Kindley examines this dynamic further by telling the story of accomplished poet-critic Sterling A. Brown, who was tapped as the “editor of Negro affairs” for the FWP. Even with a trusted scholar at the helm, and projects like the Slave Narrative Collection, skepticism from black communities was inescapable because the institutions themselves had proven to be untrustworthy.
This manifested as a point of tension for Roscoe Lewis, the “Negro unit supervisor” in Virginia. When Brown shared with him that a book based his writing and interviews was going to be published, Lewis’s position toward the project changed. Lewis felt that the make-work program was incompatible with literature as an artistic endeavor and this alienated him from the end product. “Frankly, I’m ashamed of it in its present form, though I admit I haven’t seen its present form,” he said. In the end, the black writers who made the books possible were treated as workers, not artists, and though they were remunerated for their labor, they were not given the credit they deserved.
The New Deal make-work programs didn’t last forever, and the kind of funding offered to modernist poet-critics by individual wealthy patrons, who sold literature as a luxury good, was not useful in advancing the project of modernism more broadly. Writers were at a crossroads. R. P. Blackmur’s “The Economy of the American Writer,” published in 1945 in The Sewanee Review, argued that continued institutional support in some form was essential for the progress of literature, largely as a means of separating it from the whims of the market. As Blackmur wrote, “the theory of a culture market does not work.”
However, the university did not offer enough separation for Blackmur. Kindley notes how, as a professor at Princeton, Blackmur was able to “keenly [perceive] the academy’s crucial relation to the national labor market as a whole.” Further institutional support had to come from foundations. In Blackmur’s case, it was the Rockefeller Foundation who commissioned the essay in which he came to these conclusions.
The early 20th century led to an explosion of private foundations, mostly as a result of changes to the tax code that made such structures financially advantageous for the über-wealthy. As Kindley notes, “[whereas] in a purely market-driven expansion of the literary field, the big winners might simply be the ‘best’ writers […] this particular philanthropic form of growth privileged, above all others, the village explainers.” With no objective measurement to guide foundations toward the right writers and artists, the poet-critics were the natural choice, providing the art and the justification for the art in one fell swoop.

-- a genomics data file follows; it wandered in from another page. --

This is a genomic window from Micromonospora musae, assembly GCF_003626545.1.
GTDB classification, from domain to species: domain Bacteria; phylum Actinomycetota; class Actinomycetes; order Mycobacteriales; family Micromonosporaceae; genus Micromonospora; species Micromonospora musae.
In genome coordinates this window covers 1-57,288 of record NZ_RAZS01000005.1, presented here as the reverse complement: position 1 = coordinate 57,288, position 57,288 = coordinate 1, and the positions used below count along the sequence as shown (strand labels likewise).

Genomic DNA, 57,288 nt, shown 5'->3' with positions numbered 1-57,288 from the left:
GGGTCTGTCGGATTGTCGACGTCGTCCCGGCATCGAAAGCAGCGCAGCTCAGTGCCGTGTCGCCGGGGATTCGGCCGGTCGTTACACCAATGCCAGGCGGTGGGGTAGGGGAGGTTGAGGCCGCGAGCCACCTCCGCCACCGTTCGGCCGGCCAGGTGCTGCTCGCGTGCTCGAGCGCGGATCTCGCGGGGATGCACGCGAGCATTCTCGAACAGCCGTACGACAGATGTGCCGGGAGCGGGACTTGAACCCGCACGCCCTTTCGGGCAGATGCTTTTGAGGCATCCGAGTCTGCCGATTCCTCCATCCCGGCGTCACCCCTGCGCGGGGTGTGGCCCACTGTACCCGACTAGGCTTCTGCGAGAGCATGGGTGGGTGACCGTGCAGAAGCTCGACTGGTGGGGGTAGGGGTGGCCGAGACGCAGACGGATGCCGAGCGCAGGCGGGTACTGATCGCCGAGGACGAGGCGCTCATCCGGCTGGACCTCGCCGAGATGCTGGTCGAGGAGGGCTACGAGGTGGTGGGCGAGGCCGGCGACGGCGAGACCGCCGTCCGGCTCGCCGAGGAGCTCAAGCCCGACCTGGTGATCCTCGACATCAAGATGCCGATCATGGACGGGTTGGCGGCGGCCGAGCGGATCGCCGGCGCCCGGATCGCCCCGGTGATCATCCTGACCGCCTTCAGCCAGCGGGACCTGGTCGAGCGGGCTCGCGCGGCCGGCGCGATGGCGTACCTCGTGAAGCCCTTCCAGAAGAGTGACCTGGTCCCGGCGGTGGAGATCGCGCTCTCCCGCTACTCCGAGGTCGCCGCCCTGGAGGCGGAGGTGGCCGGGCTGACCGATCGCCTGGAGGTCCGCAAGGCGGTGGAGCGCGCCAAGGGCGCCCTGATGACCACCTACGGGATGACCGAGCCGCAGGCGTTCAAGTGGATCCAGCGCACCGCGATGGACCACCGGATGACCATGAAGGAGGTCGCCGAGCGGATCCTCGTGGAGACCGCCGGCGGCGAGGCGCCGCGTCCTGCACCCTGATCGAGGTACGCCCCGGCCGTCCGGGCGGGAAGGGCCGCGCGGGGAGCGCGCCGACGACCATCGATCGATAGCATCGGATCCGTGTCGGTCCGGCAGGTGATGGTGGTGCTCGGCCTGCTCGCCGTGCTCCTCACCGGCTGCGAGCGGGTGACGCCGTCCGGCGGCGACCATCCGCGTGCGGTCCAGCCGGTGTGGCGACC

In October 1946, Blackmur solicited opinions from a wide range of prominent literary figures on the types of journals that would be the best candidates for funding. The results were unsurprising. Kindley writes, “[even] if none of the respondents […] would claim that literary criticism was more valuable […] than poetry or fiction […] there does seem to be broad agreement that criticism […] was easier to come to consensus about.” While this meant that journals positioned to publish the work of poet-critics received funding, it further institutionalized a focus on the latter piece of their identity.
The Kenyon Review ultimately received a big block of funding from the Rockefeller Foundation, and in the late 1940s, John Crowe Ransom received a three-year grant from the same foundation for six-week summer courses at Kenyon College where “poet-critics were disproportionately well represented among the faculty” to teach 110 students and auditors about poetry, literature, and criticism. Following this example, Kindley identifies the intersection between the modernist-administrative relationship and the rise of the creative writing program that has come to shape the present literary landscape. One might see a domino-effect, in this progression, in which “The Perfect Critic” set off the events that brings us to Alexie’s blog post today, but Kindley cautions against it.
From within the disciplinary matrix of the academic field that poet-critics have helped to initiate, the movement from poet-critics to New Criticism to theory may seem like inevitable and intentional development, or it may seem like a tragic decline. In any case, by installing them as founding fathers and either blaming them for where we ended up or regretting that we lost sight of their mission, we risk projecting our present anxieties about our own precarious institutions onto our understanding of the critical decision taken by these historical agents in their own moment.
In other words, what seemed like good ideas at the time have had negative consequences for the present. It also is true, or at least it appears to be, that the academy is the most willing steward available at the moment.
Kindley’s book doesn’t offer much insight into what comes next. Creative writing programs are deeply entrenched, and growing more and more so. Between 2004 and 2012, the number of MFA programs in the field grew from 109 to 191 and the number of undergraduate majors in the field nearly doubled, from 86 to 163, according to the Association of Writers and Writing Programs. At the same time, a growing number of candidates desire a diminishing number of tenure-track positions and spend their spare time working for journals that pay neither their writers nor editors well, if they pay anything at all. Our present institutions are indeed precarious, perhaps more so than any of the modernists envisioned.
Yet the future holds infinite possibilities, in large part due to technology. Crowdfunding, on a small scale, has offered presses and writers support for specific projects on Kickstarter, Indiegogo, and elsewhere, and for continuing work, there is Patreon or more traditional reader-supported donations. What Kindley’s excellent and thorough history shows us is that, more than anything else, writers have found a way to navigate the gap between the cultural importance of their work and a market that does not wish to fund it. Kindley has an innate understanding of the uncomfortable relationships between artists and the power structures that simultaneously bolster and diminish their projects. For all their individual difficulties and peculiarities, the historical figures who feature prominently in this story are treated, rightly, as people who wanted what was best for their art. Poet-Critics and the Administration of Culture reminds us that the systems that support writers did not change by themselves. Writers changed them, and if they see fit, maybe, they could change them again.